After 40 years, seven sequels, and two remakes, Michael Myers is back! What made the original Halloween so effective and terrifying was how simple it was. Halloween was made by John Carpenter on a very tight budget of only $300,000, yet the final product generated $70 million at the box office worldwide and is now regarded as one of the scariest films of all time. Later Halloween films, especially the Rob Zombie remakes, went a little too “Hollywood,” and the bigger budget and cinematic polish resulted in a less engaging and effective experience.
Halloween is scary because of the randomness of it. It’s a simple story of a deranged psychopath escaping a mental institution and going on a killing spree. Its low budget made it all the more scary. Carpenter managed to terrify audiences with nothing but a now iconic score, inventive cinematography, tension, and a truly terrifying force of a villain. That’s all you really need to make a truly memorable horror movie. Another mistake the sequels and remakes made was the decision to humanize Michael Myers. In the original Halloween, Nick Castle, the actor who played the role, was credited merely as The Shape, while in Halloween II, it was revealed that Michael was protagonist Laurie Strode’s brother. Not only that, director Rob Zombie focused his remake and its sequel almost entirely on Michael’s tragic past. This infuriated many hardcore Halloween fans, who enjoyed the enigmatic and supernatural quality of the original Michael Myers. Audiences don’t want to see his face and don’t want to know anything about his family and relationships. In other words, they want The Shape, not Michael Myers.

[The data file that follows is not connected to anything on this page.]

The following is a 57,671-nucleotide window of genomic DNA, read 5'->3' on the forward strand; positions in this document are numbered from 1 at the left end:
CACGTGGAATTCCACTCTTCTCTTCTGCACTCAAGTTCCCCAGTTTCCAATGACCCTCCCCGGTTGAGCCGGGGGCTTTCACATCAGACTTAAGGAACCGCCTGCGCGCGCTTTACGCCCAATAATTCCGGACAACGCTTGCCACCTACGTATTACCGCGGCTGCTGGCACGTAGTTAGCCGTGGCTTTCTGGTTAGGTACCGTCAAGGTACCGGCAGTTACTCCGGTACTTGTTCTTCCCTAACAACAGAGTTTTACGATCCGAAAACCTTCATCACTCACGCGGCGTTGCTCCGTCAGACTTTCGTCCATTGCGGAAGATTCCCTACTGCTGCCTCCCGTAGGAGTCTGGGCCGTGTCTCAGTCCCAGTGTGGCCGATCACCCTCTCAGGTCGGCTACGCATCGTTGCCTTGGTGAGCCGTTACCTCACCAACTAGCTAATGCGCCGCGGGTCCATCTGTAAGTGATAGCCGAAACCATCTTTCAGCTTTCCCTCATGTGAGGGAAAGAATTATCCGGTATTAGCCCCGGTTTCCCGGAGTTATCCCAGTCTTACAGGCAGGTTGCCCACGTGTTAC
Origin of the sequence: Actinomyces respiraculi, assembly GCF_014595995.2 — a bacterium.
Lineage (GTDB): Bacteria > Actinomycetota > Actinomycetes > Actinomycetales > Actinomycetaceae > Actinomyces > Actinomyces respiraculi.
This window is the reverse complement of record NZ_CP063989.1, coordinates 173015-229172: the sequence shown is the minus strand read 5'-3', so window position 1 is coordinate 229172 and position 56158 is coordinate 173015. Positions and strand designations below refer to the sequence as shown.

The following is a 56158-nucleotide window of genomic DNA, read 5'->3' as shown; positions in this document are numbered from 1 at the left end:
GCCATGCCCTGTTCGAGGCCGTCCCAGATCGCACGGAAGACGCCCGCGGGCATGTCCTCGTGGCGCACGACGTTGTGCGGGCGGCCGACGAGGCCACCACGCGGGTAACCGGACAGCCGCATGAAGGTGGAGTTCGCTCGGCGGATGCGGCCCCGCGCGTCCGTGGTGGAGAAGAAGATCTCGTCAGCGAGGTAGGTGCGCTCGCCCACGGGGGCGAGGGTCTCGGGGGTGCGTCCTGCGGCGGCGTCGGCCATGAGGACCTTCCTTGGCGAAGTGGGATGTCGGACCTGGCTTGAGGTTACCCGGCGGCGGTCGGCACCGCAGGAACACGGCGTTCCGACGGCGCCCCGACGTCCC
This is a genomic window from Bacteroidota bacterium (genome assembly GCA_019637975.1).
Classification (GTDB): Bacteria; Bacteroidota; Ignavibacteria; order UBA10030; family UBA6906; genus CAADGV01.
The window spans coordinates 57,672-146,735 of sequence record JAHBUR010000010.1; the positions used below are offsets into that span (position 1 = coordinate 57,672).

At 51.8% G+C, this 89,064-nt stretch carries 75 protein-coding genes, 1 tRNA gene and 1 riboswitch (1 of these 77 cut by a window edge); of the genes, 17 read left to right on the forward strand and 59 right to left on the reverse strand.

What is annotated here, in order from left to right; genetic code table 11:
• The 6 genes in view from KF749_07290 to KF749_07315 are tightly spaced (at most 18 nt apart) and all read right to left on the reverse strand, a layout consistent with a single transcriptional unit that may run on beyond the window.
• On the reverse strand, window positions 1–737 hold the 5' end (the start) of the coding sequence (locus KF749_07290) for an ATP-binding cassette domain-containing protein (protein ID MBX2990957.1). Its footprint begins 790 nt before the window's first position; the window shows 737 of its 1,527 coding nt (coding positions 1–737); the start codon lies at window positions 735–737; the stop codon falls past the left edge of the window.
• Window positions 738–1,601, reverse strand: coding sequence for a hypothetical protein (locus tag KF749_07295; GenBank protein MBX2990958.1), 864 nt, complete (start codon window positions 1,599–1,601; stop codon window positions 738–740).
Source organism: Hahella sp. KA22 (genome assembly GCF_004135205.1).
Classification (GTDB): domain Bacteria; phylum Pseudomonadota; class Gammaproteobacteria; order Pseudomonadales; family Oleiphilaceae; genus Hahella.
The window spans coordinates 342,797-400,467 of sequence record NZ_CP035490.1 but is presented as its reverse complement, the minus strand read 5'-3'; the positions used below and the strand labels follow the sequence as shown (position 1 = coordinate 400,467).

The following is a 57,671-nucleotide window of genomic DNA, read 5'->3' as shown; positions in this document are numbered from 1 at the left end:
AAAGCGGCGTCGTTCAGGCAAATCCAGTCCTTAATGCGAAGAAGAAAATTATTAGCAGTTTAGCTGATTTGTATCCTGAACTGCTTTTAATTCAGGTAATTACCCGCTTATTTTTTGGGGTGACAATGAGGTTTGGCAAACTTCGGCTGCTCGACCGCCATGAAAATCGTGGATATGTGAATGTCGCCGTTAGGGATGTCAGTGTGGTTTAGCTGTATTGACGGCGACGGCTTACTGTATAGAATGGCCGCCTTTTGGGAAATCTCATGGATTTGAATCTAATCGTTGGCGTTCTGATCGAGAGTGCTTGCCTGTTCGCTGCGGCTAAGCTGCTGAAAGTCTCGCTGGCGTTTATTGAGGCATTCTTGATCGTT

Although it’s the franchise’s eleventh entry, Halloween (2018) serves as a direct follow up to the original Halloween, ignoring all previous sequels. Halloween: H20 tried doing something similar 20 years ago by ignoring everything other than Halloween and Halloween II, although the results were mixed. After four decades, will this be the sequel that gets it right? With production company Blumhouse Productions, writer Danny McBride, and director David Gordon Green on board, it seems the filmmakers are pulling out all the stops. More importantly, Jamie Lee Curtis is reprising her role as Laurie Strode, Nick Castle is donning Michael Myers’ mask once again, and John Carpenter is returning to produce as well as compose a new and original score. The approach to Laurie’s character seems especially intriguing, as her traumatizing clash with Michael years ago left her eager for a rematch. Their final(?) showdown should make for a fitting end to an iconic horror series. After 40 years, The Shape finally comes home.
(Photo Courtesy of Blumhouse Productions)
By: Justin Landsman, Staff Writer
Featured Photo: Photo Courtesy of Mirimax